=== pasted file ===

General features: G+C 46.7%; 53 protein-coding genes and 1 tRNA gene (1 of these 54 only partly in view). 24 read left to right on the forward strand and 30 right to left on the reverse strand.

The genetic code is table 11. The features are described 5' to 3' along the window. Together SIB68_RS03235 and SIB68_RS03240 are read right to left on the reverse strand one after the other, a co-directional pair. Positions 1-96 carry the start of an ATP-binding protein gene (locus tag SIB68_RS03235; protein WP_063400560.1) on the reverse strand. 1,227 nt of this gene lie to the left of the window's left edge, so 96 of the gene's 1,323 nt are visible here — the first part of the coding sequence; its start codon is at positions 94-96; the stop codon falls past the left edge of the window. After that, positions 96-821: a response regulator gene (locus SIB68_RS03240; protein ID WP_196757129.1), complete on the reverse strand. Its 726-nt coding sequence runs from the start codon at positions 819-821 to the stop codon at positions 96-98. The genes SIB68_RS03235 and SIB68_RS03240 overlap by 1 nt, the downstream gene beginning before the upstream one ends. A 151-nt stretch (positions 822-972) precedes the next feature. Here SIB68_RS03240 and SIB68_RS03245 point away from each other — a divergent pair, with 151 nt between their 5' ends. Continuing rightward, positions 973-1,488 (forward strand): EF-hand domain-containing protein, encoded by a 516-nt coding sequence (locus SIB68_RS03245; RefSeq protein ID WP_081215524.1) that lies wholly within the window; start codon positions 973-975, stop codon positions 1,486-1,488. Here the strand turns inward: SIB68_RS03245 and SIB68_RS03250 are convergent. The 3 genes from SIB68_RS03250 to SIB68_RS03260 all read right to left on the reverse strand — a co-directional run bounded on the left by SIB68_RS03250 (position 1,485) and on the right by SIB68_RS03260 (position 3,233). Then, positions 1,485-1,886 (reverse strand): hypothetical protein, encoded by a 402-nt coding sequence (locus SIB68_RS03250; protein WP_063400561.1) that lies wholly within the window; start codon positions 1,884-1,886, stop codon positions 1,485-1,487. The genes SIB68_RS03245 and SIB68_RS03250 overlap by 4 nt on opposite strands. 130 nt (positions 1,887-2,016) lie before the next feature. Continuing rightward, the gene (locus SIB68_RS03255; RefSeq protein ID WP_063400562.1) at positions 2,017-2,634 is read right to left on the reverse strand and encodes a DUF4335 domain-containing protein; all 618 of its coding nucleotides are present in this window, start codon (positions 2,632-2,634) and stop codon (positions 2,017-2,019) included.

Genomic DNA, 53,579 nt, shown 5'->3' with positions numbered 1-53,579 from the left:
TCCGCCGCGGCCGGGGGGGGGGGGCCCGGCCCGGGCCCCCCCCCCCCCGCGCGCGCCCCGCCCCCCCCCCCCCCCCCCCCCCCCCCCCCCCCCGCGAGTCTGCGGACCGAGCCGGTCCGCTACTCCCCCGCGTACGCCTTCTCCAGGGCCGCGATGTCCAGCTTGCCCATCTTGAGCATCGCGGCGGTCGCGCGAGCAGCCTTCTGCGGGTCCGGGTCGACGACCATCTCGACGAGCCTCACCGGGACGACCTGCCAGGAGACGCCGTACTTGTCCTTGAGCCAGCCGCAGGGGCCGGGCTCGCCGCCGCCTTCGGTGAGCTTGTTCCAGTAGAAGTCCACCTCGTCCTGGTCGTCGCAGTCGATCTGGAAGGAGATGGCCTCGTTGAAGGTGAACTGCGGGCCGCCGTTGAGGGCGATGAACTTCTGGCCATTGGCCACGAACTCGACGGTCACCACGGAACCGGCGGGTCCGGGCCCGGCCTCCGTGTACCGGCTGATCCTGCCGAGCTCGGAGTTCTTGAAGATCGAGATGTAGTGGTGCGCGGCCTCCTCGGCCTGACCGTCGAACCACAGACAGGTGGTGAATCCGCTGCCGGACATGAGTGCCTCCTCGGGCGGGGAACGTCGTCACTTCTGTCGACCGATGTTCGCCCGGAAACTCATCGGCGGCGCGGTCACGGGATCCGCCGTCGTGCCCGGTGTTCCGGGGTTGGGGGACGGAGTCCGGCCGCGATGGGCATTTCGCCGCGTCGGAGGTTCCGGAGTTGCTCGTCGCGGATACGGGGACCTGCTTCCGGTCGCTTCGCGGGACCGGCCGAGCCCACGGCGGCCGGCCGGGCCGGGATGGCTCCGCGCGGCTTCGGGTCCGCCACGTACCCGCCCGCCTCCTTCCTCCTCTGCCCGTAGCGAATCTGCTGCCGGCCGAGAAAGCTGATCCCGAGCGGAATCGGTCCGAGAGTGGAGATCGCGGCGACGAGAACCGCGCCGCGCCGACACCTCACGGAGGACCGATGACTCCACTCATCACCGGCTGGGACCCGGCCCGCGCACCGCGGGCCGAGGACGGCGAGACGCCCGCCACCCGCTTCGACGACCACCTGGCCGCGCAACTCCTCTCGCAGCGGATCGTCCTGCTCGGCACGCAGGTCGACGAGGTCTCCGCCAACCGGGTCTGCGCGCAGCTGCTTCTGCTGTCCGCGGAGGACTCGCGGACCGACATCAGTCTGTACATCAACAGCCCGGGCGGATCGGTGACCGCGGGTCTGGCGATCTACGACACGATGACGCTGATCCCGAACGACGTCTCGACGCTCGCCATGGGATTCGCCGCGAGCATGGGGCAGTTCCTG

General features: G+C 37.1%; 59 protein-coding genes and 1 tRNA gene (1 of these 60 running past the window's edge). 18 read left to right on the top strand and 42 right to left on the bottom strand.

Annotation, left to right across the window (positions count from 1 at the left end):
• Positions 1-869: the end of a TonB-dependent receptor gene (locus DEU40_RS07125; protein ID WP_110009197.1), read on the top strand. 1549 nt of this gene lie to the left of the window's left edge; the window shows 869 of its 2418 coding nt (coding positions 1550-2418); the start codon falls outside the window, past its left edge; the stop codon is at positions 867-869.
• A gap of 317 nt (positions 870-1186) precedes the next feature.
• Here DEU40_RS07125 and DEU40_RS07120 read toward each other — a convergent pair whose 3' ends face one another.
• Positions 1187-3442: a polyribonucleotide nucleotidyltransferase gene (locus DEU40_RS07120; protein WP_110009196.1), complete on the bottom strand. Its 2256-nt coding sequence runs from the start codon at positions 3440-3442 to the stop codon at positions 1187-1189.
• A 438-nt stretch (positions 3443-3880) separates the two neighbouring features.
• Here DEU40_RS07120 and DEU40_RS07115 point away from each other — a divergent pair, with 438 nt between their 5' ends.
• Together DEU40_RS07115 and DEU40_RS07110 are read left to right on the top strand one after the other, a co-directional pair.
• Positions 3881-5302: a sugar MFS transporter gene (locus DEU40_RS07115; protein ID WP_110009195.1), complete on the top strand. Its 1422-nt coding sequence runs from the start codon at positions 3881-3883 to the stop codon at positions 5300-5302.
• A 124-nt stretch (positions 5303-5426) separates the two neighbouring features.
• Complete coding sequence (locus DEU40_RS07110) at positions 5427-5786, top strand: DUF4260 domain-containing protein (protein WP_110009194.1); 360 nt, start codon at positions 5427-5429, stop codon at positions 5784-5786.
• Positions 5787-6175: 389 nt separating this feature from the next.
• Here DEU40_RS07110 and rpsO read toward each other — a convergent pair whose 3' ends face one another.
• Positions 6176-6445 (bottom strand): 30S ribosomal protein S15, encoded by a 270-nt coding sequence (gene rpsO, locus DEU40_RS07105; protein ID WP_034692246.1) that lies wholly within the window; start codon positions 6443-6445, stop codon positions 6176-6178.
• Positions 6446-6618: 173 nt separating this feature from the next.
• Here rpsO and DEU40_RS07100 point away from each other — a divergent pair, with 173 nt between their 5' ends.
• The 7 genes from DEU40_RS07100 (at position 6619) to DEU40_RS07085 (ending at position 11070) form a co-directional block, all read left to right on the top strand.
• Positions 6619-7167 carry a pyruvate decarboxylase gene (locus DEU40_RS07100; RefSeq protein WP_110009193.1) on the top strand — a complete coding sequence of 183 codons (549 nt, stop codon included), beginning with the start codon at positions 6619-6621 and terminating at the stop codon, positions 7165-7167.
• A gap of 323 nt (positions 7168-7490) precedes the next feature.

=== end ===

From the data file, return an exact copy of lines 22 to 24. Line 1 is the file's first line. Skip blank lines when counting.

• The 7 genes from DEU40_RS07100 (at position 6619) to DEU40_RS07085 (ending at position 11070) form a co-directional block, all read left to right on the top strand.
• Positions 6619-7167 carry a pyruvate decarboxylase gene (locus DEU40_RS07100; RefSeq protein WP_110009193.1) on the top strand — a complete coding sequence of 183 codons (549 nt, stop codon included), beginning with the start codon at positions 6619-6621 and terminating at the stop codon, positions 7165-7167.
• A gap of 323 nt (positions 7168-7490) precedes the next feature.